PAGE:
This romantic, slightly saucy depiction of a Greek maid tracing her departing lover’s silhouette portrays the supposed beginnings of portrait painting. Or portrait tracing, in this case.  The Scottish painter David Allan did several versions of this around 1775. The multiple versions imply popularity- it went Georgian-viral. Two things are notable; the self-referential aspect (a painter painting a painting about painting) and the risqué nature of the artist lass losing her clothes. Before mass reproduction, titilating art had to be handmade, and fine artists were more than happy to fill that need. Of course, before museums, this meant that only “gentlemen” could afford this indulgence. Think Goya’s Maja Desnuda (here with the clothed version. “Maja” means something like “Chick” or “Valley Girl”). The clothed version was probably hung in the drawing room, with the Desuda in a more private smoking room; entrance by invitation only.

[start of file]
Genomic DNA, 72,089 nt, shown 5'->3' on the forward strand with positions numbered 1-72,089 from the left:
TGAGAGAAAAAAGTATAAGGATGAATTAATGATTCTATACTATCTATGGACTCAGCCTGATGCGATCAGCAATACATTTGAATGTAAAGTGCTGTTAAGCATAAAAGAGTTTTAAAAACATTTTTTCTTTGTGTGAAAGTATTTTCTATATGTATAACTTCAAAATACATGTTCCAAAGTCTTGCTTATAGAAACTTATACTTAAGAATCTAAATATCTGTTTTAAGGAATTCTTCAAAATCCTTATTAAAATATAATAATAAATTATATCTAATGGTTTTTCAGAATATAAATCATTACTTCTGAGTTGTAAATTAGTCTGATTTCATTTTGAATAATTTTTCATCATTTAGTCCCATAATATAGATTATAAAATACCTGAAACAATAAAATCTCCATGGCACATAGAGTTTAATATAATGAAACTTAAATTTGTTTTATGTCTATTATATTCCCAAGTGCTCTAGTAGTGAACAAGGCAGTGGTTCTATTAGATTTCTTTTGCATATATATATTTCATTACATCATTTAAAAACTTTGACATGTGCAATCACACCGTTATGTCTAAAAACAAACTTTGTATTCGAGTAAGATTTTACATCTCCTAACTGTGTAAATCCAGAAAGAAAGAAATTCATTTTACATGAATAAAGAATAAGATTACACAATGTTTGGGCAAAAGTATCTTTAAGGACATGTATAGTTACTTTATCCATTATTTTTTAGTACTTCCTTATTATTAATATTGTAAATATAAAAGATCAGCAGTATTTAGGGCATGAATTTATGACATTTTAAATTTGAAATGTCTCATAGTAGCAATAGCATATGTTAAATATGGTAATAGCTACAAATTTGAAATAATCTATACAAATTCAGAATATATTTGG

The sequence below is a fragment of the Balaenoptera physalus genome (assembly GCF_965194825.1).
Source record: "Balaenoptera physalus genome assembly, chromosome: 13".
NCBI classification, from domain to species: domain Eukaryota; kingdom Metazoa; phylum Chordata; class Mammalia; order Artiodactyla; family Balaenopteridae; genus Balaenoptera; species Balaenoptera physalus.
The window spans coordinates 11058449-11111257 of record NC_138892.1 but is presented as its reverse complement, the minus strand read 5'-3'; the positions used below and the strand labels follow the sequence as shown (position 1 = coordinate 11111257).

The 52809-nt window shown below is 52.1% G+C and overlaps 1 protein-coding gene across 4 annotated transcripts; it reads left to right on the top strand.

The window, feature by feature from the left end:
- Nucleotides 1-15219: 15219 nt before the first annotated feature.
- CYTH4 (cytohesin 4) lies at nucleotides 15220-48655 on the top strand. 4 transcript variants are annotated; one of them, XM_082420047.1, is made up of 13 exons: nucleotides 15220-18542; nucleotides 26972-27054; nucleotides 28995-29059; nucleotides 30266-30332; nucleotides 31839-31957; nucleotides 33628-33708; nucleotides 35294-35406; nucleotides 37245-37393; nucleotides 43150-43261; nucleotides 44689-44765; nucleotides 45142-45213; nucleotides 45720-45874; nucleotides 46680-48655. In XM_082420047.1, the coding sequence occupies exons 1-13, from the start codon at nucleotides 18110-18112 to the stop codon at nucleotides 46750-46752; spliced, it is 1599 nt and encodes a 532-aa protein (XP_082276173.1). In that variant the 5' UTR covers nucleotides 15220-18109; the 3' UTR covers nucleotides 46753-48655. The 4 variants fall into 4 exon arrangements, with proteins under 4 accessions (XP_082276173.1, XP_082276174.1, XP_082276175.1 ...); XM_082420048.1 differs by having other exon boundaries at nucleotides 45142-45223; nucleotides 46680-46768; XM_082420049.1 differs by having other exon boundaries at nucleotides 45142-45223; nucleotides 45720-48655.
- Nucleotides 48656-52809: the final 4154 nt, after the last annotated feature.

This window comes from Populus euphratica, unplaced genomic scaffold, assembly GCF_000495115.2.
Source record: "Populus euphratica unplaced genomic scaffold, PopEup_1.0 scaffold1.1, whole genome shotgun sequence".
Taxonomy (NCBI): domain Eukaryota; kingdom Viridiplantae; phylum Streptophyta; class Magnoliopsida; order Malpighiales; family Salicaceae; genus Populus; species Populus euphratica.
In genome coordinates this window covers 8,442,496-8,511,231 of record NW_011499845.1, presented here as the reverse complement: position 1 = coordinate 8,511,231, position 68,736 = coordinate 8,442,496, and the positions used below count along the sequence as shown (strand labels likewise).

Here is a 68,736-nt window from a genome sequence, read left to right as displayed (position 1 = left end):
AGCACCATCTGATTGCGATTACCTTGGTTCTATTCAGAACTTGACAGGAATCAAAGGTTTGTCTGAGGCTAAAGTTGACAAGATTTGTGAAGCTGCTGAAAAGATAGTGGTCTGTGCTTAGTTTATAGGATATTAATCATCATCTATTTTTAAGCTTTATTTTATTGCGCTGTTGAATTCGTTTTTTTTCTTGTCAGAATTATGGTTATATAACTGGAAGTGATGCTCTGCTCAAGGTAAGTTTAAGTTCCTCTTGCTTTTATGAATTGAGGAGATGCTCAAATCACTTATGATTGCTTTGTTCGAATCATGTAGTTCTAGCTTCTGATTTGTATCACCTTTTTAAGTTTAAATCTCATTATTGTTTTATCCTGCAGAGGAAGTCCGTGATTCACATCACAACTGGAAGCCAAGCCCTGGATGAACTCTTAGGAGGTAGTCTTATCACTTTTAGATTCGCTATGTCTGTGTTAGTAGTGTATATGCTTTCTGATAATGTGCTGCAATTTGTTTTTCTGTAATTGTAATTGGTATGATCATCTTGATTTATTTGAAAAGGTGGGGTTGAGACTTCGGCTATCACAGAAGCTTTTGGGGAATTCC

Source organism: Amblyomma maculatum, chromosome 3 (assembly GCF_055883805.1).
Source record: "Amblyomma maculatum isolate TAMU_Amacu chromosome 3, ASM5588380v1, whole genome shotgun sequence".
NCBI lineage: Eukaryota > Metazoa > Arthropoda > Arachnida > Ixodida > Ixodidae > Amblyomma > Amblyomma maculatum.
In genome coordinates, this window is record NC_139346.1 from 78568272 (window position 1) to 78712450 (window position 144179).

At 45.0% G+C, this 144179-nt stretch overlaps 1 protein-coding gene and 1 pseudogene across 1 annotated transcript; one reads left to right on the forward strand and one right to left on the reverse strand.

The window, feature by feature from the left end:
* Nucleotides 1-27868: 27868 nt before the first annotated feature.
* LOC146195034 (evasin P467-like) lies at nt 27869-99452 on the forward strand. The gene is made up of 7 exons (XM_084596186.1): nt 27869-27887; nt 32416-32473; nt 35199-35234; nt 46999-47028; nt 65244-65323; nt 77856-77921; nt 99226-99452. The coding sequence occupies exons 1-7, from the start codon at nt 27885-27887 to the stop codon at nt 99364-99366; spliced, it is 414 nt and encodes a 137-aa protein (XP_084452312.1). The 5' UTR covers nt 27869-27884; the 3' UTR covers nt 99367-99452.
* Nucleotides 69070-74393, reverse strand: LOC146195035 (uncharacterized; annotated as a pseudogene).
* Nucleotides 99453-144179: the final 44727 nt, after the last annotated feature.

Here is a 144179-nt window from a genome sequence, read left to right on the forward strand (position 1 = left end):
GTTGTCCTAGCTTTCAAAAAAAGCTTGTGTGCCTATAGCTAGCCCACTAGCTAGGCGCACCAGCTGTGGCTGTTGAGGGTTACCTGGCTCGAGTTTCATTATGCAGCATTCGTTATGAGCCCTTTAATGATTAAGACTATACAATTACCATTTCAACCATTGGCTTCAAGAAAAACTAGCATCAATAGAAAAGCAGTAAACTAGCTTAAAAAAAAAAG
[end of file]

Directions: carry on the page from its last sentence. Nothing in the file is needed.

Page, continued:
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Also Fragonard’s “Girl on a Swing” (note the men lurking strategically in the weeds)

Fragonard,_The_Swing  Tame by today’s gynecological standards, but hot stuff in the good old days, when “a glimpse of stocking…” etc.

Interestingly, the women in both of these famous paintings are drawn anatomically wrong. The desnuda’s waist is too long and her boobs are just weird. The girl on the swing has a knee too far from where her pelvis would be. But, hey, we ain’t here for the criticism!

Speaking of the self-referential in art, nothing says it better than Escher’s closed-system drawing :Unknown  Nice cufflinks!